Langobard warriors in Hungary I. Types and combinations

Keresztes Noémi Ninetta

Hadak útján. A népvándorláskor fiatal kutatóinak XXIV. konferenciája. Esztergom, 2014. november 4–6. Conference of young scholars on the Migration Period. November 4–6, 2014, Esztergom

MŐT Kiadványok 3.1 (2015) 469–498

DOI 10.55722/Arpad.Kiad.2015.3.1_19


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A tanulmány a magyarországi langobard sírokból előkerült fegyverek osztályozásával és a fegyverkombinációkkal foglalkozik. A típusok vizsgálata során a szerző kitér a tárgyak (főként Meroving területekről származó) párhuzamaira, valamint néhány esetben funkcionális kérdésekre is választ keres.

Kulcsszavak: Magyarország, langobard, fegyverek, fegyverkombinációk


This study classifies the Langobard weapons in Hungary and examines their combinations. In some cases the function is obvious, or at least deducible. Among the spears, we can find five main and several subtypes where the angos were certainly used as throwing weapons. The two main types of the swords vary mostly in the quality – the better ones have pattern damascened blades. Almost every swordmount (such as the rings of Ringschwerts, lintels, etc.) have accurate Mero-vingian analogies. From the three existing types of sax, the most common one is the Kurzsax in the examined area. There is an interesting phenomenon among the angos and Kurzsaxes: these weapons are more or less perfect replicas of Merovingian weapons but their size is reduced, up to the half of the original ones. The only axe that was found in the examined area does not relate to the Merovingian franciskas neither in shape, nor in function; moreover, it is not even sure that the finding was used as a weapon, it could be a simple household object as well.

The shapes of the arrowheads are almost as varied as in the case of spears: altogether there are four main types. Those arrowheads which have barbs could be used as hunting weapons. The only punched-bladed arrowhead is not sure to have been used as lighting, and experimental archaeological data do not definitely support this theory. In some cases, especially when the arrowheads were in one pile in the grave, tiny buckles and quiverrings were observed near the piles. This could indicate the presence of quivers in the grave.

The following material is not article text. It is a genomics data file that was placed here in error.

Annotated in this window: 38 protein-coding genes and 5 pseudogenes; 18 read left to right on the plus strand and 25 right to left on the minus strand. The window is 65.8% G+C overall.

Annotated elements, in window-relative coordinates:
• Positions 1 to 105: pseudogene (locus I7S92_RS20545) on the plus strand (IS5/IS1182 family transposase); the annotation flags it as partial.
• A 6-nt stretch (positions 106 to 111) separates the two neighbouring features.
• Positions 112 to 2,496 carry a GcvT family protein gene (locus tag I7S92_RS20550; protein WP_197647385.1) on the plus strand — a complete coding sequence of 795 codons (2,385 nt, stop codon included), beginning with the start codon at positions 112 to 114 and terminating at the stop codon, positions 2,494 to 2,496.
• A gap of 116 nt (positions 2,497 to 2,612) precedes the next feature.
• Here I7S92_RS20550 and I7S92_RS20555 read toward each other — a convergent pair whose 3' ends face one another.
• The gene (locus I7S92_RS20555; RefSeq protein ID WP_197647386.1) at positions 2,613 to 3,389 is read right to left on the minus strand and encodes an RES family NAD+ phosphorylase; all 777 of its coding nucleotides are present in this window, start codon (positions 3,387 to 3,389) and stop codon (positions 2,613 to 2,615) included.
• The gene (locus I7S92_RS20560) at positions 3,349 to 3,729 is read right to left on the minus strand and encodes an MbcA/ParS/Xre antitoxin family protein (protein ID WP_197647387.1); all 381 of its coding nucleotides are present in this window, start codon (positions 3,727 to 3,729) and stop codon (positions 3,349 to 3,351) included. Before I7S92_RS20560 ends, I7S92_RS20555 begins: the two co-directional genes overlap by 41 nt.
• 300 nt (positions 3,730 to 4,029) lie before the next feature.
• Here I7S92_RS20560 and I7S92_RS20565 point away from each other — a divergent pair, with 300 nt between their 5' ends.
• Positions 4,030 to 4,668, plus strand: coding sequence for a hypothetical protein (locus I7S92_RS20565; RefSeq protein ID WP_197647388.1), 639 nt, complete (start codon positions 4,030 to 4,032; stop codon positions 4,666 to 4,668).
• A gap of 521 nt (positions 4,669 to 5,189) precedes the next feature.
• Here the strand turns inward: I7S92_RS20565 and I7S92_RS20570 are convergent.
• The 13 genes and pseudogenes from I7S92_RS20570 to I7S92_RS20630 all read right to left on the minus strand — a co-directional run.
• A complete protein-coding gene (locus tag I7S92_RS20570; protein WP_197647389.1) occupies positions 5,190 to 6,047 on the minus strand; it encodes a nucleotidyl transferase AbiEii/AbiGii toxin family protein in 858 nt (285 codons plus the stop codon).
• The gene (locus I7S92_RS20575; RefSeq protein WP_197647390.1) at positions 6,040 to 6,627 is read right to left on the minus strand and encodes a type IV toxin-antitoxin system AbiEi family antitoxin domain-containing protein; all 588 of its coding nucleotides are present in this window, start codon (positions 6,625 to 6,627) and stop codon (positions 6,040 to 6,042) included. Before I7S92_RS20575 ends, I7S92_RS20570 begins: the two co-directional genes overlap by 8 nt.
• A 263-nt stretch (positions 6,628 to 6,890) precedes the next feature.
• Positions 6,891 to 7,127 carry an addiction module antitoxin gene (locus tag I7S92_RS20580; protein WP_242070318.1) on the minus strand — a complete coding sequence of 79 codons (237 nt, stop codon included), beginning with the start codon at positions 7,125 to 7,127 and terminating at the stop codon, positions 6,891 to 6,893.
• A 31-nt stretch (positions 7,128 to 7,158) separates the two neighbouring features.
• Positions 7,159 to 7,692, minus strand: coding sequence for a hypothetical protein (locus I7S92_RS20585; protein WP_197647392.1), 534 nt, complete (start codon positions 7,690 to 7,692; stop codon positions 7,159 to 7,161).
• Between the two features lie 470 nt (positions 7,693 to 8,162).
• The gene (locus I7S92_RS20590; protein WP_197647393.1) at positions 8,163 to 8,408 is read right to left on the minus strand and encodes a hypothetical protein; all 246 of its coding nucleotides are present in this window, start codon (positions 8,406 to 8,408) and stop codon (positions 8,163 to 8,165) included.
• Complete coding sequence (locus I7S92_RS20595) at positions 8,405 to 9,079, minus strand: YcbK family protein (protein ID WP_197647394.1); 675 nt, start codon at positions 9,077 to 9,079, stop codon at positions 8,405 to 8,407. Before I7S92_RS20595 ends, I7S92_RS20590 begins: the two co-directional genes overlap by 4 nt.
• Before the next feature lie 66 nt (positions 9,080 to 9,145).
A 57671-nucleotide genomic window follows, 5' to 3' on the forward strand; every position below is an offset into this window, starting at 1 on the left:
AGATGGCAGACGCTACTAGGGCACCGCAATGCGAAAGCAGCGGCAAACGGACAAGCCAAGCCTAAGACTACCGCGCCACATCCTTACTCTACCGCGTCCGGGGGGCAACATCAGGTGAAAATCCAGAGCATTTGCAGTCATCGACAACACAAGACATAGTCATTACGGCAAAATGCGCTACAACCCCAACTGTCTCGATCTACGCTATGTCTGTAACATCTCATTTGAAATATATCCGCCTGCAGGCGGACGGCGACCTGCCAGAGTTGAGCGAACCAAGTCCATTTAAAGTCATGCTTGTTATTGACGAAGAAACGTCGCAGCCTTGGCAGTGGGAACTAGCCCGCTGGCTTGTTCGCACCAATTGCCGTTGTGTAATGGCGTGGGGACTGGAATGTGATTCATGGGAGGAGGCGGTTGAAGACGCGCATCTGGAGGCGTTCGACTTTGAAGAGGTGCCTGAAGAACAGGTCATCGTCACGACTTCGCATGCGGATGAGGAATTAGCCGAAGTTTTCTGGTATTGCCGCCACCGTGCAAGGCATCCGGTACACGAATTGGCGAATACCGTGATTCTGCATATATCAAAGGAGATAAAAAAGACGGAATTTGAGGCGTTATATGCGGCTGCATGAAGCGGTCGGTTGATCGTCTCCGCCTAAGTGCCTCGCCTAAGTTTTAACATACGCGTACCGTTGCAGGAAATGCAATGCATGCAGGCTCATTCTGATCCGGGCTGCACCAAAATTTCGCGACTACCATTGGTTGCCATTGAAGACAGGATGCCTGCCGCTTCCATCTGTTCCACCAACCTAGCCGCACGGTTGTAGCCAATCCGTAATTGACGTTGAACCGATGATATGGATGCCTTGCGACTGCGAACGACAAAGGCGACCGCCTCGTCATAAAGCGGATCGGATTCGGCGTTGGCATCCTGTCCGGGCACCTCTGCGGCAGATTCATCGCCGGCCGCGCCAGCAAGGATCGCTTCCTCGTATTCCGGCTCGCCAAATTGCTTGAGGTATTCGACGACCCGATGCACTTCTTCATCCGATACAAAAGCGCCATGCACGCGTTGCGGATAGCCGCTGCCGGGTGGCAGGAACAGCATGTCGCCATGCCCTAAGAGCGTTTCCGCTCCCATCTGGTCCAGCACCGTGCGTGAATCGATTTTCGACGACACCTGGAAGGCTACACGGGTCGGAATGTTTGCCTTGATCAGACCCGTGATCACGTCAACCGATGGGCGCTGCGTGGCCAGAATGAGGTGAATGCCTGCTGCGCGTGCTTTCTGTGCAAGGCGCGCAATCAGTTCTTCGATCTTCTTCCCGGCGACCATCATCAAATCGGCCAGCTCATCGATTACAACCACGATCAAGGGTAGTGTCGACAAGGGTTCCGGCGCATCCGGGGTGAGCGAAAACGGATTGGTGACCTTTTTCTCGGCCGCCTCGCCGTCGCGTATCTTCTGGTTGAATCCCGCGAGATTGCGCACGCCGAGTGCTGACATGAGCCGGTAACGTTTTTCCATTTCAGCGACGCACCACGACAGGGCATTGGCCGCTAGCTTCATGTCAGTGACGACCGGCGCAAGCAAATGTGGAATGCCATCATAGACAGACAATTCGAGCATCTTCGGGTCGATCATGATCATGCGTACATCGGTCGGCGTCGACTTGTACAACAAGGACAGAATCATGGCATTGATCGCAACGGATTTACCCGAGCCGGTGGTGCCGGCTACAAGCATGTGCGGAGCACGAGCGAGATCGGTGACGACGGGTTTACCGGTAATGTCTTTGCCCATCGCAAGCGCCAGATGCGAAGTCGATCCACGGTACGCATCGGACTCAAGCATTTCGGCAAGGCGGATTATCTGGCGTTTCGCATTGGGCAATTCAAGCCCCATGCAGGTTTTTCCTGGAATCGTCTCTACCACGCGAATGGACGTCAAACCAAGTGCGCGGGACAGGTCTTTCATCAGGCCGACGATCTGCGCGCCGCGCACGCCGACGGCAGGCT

There are three main forms of shields, from the former tapered ones to the later hemispherical weapons. We only know two cases where a little piece of hauberk was found. Neither were man’s graves but a woman’s and a child’s (little girl’s) grave. Apparently they did not use the hauberk as a weapon but kept it with a protective purpose. By the pars pro toto principle the piece represented the protection of the whole object.

Almost half of the analysed graves contained only one weapon but this does not necessarily equal the number of weapons that were used in real life. The langobards put several arrowheads into the graves (up to 8-10 pieces), but there is only one case where the spears were doubled (Hegykő). There are no reports about any doubled swords or saxes in the examined area. The most common weapon combinations consist of two or three types (mainly spears, swords and shields). In some rare cases, the German habit of “overweaponing” is recognizable in the Langobard graves too; there is an example even for a five-type combination. Considering all of the analysed cemeteries, the graves with heavy male weapons dominated mostly. Considering the cemeteries that belong to the southern phase, this proportion can be balanced or even turned, which may indicate technical differences in military between the northern and southern phases.